Tuesday, December 30, 2008

An Important Article on Same-Sex Relationships and Religion

I don't normally make blog posts that are merely links to other people's articles. But , in reading Jason Pitzl-Waters' end-of-year roundup on the most important Pagan news stories of the year, I followed a link to The Revealer's nominations for the best overall religious news stories of 2008. Among them was an incredibly lucid, well-reasoned article on the struggle within the Anglican Communion. Garret Keizer's article, "Turning Away from Jesus: Gay Rights and the War for the Episcopal Church" is one that many Quakers will not yet have read. And though not everything on the plate of the Episcopal Church is relevant to Quakers as we struggle with our own understandings around same-sex relationships in the context of the FUM personnel policy, a good deal is.

I suspect that we Friends are going to be a lot closer to hearing what Spirit intends for us on this matter when we are able to set aside our certainties and convictions that we and we alone truly understand what is right, and learn to hear the many voices and experiences that are part of this discussion.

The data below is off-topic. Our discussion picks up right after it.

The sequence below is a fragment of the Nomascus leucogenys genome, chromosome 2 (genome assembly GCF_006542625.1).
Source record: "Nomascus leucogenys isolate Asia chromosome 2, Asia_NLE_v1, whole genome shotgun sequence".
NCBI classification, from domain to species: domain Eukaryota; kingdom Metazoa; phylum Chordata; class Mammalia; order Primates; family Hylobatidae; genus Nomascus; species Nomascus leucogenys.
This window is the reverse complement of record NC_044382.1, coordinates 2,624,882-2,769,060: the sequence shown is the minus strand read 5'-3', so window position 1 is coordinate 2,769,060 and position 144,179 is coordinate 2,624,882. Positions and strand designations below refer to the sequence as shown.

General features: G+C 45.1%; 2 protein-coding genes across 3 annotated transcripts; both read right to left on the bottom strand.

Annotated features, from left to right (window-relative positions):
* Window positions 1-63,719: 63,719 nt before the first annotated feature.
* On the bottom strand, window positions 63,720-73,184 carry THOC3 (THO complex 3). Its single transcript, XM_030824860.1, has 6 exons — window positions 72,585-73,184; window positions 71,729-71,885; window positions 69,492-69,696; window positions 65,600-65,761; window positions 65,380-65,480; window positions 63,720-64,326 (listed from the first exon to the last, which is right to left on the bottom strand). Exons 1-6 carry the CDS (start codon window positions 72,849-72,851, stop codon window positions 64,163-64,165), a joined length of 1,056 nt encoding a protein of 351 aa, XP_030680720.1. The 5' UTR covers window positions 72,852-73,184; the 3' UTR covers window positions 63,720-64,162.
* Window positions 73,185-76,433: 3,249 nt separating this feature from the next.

I'm not saying that homophobia is acceptable, and I'm not saying that acceptance of same-sex marriages is not ultimately going to be what is required of us all. I'm pretty clear on those things, actually.

But it's what I'm not clear on that ought to be my concern, especially when I speak with Friends whose understandings are radically different from my own. What are we each hearing that the other is not saying? What are we not hearing that the other is?

I want us to keep listening to one another, to keep sitting down at the table together, and to trust God to lead, and the people to follow. (I do not want us to simplify our lives by walking away from one another. I think that would be a tragic mistake.)

I do want us to be open to what we don't already know. I think this article does a nice job of cultivating that, at least within me. I recommend it.

7 comments:

Silver Heron said...